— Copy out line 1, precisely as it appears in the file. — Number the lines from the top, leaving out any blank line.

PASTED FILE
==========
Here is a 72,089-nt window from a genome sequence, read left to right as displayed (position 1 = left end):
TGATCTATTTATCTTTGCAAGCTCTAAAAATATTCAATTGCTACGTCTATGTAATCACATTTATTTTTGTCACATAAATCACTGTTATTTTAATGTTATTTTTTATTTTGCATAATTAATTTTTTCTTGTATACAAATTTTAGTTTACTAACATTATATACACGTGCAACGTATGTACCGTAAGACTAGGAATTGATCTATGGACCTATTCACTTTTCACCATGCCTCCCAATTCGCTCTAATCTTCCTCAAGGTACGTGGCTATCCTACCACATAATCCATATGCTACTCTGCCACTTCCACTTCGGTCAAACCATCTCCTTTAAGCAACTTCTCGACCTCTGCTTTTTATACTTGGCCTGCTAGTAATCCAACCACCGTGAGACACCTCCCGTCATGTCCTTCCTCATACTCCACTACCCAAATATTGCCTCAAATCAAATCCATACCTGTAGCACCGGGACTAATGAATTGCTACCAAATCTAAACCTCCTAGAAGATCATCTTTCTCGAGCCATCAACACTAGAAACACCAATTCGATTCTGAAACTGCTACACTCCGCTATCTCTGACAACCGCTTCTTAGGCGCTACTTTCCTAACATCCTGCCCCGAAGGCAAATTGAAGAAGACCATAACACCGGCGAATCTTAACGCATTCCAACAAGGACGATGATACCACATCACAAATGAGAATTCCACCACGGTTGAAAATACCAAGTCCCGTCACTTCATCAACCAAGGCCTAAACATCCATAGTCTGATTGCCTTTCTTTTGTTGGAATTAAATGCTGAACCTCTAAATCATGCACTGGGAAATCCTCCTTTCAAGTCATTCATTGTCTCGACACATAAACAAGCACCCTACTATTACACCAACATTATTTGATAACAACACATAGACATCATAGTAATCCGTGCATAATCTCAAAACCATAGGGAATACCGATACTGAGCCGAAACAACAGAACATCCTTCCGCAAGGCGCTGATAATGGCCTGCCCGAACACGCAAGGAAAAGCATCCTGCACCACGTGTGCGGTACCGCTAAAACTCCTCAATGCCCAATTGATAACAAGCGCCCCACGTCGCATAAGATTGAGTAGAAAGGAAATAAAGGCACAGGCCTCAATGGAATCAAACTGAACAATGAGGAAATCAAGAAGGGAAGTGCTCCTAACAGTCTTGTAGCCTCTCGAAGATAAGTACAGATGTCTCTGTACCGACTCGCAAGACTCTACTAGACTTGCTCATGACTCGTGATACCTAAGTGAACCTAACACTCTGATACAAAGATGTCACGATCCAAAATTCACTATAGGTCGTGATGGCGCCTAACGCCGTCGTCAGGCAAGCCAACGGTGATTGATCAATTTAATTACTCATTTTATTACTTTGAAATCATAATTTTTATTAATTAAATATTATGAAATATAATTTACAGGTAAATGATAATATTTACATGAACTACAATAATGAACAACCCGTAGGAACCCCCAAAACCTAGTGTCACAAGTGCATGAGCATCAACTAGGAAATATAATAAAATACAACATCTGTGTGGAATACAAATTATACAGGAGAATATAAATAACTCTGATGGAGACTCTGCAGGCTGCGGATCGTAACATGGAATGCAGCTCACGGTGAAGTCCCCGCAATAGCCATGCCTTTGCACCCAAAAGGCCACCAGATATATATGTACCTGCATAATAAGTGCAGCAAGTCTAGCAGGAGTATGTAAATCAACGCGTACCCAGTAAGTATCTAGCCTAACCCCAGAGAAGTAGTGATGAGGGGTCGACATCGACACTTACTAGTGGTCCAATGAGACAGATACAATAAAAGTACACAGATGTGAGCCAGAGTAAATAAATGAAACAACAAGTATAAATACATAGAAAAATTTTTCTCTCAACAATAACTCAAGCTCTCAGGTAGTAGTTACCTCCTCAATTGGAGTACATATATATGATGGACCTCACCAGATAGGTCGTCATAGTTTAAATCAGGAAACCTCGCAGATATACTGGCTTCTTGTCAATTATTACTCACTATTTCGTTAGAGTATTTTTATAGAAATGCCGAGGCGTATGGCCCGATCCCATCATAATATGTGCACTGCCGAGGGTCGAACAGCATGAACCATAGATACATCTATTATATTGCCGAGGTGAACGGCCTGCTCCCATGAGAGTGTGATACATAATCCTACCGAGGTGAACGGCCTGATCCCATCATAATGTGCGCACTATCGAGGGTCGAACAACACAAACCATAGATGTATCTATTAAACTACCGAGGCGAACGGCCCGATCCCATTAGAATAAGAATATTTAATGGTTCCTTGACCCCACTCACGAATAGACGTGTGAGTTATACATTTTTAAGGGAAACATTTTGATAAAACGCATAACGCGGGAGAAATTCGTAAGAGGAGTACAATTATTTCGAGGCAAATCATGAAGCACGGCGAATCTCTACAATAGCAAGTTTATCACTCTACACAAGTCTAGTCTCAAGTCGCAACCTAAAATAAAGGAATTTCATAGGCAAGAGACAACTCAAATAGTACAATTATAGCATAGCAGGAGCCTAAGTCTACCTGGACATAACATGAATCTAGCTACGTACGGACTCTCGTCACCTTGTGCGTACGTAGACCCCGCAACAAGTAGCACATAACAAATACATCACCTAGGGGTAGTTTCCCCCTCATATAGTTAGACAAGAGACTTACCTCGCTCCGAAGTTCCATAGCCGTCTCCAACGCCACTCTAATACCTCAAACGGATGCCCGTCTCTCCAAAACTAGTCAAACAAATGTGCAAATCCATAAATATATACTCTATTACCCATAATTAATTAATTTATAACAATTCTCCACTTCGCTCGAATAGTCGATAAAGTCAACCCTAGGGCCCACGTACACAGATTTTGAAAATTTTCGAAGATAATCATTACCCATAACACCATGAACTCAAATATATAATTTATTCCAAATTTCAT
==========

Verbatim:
Here is a 72,089-nt window from a genome sequence, read left to right as displayed (position 1 = left end):